He moved to Portland, Oregon, three years ago. Beck felt it was a smart decision given the city’s historically temperate climate, and one that is relatively insulated from the worst effects of climate change.
This summer has wiped that illusion away.
In ways big and small, the effects of climate change — which scientists have long warned will worsen without swift efforts to limit greenhouse grass emissions — are upending lives across the US. Many residents of the West who spoke with Fintech Zoom say that they are frightened by the inescapable heat, the explosive wildfires and the unrelenting drought.
Most of all, they fear how much worse things could get for them and their children.
‘You were walking into a furnace’
Beck says he’s been concerned about climate change for a long time. But his fear intensified after September, when deadly wildfires destroyed homes and filled the air in cities across the West with smoke.
To stay safe, Beck said he canceled all of the handyman jobs he had lined up. For more than 72 hours, he barely left his apartment, save brief trips to get food or to let his dogs outside.
Unlike many in Portland, he was fortunate to have air conditioning in his apartment.
Still, the experience left him shaken.
“That fear I felt last year is even worse this year,” Beck said. “You walk around with this vague sense of terror.”
A struggle to stay cool
This summer’s extreme heat and drought have added a new layer of anxiety to Hannah McGuire’s work. Working as a nanny and a dogsitter in Salt Lake City, McGuire said she used to be able to take the kids on kayaking and swimming trips to reservoirs around the city.
Not this summer.
Even trips to the playground now have a tinge of danger: the equipment burns their skin.
“Today, I took them to a park and they just ended up sitting under a tree,” McGuire told Fintech Zoom last week. “They don’t even have the energy to run around.”
“It’s kind of scary to live in a place where you can’t be outside comfortably in the daylight,” she added.
Dry grass, feasting grasshoppers and cattle sell offs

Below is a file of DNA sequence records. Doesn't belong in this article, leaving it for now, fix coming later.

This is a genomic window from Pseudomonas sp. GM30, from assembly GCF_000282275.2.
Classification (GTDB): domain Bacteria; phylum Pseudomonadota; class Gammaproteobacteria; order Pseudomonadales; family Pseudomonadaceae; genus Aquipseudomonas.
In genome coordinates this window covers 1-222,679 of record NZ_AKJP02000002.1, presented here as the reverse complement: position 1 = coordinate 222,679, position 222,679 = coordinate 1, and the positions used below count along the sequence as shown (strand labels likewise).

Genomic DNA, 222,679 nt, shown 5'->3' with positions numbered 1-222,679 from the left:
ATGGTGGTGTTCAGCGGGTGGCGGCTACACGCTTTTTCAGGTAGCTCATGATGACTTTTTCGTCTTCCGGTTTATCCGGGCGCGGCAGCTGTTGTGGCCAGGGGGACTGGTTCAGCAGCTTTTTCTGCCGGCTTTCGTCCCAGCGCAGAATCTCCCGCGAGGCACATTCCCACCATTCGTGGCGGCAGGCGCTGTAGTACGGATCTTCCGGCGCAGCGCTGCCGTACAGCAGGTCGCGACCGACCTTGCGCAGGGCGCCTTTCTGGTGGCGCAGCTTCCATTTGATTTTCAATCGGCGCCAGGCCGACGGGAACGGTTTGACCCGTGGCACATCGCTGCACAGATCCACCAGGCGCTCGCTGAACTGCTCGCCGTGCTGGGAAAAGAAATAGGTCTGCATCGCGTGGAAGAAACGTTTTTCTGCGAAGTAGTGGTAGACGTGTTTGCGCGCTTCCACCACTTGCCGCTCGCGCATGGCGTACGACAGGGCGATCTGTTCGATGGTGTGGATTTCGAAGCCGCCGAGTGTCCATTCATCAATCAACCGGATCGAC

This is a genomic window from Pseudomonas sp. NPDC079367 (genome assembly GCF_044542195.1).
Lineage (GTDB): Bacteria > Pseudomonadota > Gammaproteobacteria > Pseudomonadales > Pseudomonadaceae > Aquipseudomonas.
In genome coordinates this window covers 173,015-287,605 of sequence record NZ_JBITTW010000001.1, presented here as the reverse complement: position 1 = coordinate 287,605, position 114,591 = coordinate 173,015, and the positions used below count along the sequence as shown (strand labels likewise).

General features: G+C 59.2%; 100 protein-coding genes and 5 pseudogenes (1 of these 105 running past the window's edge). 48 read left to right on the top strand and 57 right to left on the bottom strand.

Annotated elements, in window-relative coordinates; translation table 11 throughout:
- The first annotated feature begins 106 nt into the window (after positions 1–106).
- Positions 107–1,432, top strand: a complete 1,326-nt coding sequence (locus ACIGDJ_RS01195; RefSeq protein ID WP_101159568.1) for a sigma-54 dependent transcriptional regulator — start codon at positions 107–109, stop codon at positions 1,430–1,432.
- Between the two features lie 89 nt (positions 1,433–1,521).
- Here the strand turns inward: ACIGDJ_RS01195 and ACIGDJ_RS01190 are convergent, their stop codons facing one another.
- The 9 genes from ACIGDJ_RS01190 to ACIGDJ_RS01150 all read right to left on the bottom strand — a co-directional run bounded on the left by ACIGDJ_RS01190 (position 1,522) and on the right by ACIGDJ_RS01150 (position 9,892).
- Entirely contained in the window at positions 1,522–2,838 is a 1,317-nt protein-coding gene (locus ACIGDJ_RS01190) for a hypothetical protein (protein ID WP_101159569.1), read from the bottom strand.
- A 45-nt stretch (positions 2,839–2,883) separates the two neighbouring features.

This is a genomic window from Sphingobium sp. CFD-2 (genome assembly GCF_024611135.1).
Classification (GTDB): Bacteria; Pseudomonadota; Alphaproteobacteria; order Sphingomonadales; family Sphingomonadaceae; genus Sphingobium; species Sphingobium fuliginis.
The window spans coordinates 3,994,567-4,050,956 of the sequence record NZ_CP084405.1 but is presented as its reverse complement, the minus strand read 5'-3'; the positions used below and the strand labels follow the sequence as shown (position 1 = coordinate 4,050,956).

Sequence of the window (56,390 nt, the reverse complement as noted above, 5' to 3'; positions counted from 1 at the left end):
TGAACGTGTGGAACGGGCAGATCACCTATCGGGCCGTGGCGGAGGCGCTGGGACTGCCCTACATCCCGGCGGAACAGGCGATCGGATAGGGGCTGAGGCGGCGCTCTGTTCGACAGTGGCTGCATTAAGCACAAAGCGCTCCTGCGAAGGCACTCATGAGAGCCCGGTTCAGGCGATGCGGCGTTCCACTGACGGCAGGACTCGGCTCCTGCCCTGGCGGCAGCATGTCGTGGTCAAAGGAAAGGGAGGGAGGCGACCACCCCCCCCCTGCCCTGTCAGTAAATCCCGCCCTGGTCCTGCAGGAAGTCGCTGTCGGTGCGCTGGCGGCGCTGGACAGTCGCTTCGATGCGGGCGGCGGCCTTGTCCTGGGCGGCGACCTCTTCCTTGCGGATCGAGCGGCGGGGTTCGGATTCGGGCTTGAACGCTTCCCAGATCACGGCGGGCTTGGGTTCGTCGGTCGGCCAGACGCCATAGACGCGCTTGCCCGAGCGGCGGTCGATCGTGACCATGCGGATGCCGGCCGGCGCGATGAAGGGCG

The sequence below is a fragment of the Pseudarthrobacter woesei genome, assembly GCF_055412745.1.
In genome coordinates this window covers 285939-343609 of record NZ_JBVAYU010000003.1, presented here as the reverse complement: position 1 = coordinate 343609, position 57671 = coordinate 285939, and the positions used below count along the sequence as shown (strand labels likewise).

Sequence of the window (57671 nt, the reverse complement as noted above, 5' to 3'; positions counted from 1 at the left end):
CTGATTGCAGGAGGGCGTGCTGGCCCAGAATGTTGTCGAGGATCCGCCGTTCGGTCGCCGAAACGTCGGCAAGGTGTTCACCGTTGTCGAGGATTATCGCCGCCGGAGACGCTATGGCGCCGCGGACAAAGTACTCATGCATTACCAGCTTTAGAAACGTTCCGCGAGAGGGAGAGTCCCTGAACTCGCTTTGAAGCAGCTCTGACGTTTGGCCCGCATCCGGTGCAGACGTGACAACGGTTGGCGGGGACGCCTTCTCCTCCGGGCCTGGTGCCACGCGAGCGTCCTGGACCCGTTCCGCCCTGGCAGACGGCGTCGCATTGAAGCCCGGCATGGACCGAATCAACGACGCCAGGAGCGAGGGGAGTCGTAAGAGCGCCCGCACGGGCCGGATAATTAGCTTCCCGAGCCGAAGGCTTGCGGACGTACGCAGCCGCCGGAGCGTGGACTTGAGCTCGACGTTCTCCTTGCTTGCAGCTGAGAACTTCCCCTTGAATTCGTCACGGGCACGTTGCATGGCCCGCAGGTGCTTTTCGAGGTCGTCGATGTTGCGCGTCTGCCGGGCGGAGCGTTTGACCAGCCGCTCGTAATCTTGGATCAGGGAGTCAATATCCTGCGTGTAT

The people whose livelihoods are tied to the land have been hit the hardest by the extremes.
Lisa Matovich and her husband, who are ranchers in Grass Range, Montana, say high temperatures and persistent drought have decimated the grass that their 400 cattle eat.
With other farmers’ yields down, Matovich says that a ton of hay now costs between $250 and $300, up from around $100 last year, adding to the financial pinch she says many farmers in her area are feeling.
Matovich said they have around 700 tons of hay banked from last year and do not expect to have to sell off their cattle. But she fears that many of their neighbors — including her cousin’s business — may not be able to survive the drought much longer.
“It’s really financially devastating for a lot of people,” she said.
‘It’s just tinder waiting to be set off’
Like millions of other Californians, Tracyann Thomas has had close calls with wildfires in the past.
In November of 2018, the single mom and her two teenage boys were forced to evacuate their Agoura Hills home for five days, as the Woolsey Fire scorched thousands of acres nearby in Southern California.
The flames spared Thomas’ home, but the experience — along with the countless times she says her family has been forced to inside as wildfire smoke fouled the air — have heightened her fear about what the rest of this summer and fall may hold.
“This is a constant reality of our environment — it’s just tinder waiting to be set off,” she said.
Lately, her 17-year-old son has been pushing her to get a fire safe in preparation for the next evacuation. And as she thinks about the future, she says her greatest fear is for her children and the climate threats they may face in the years to come.
“I didn’t think of that when I was 17,” Thomas said. “This is their reality.”
Fintech Zoom’s Monica Garrett contributed to this story.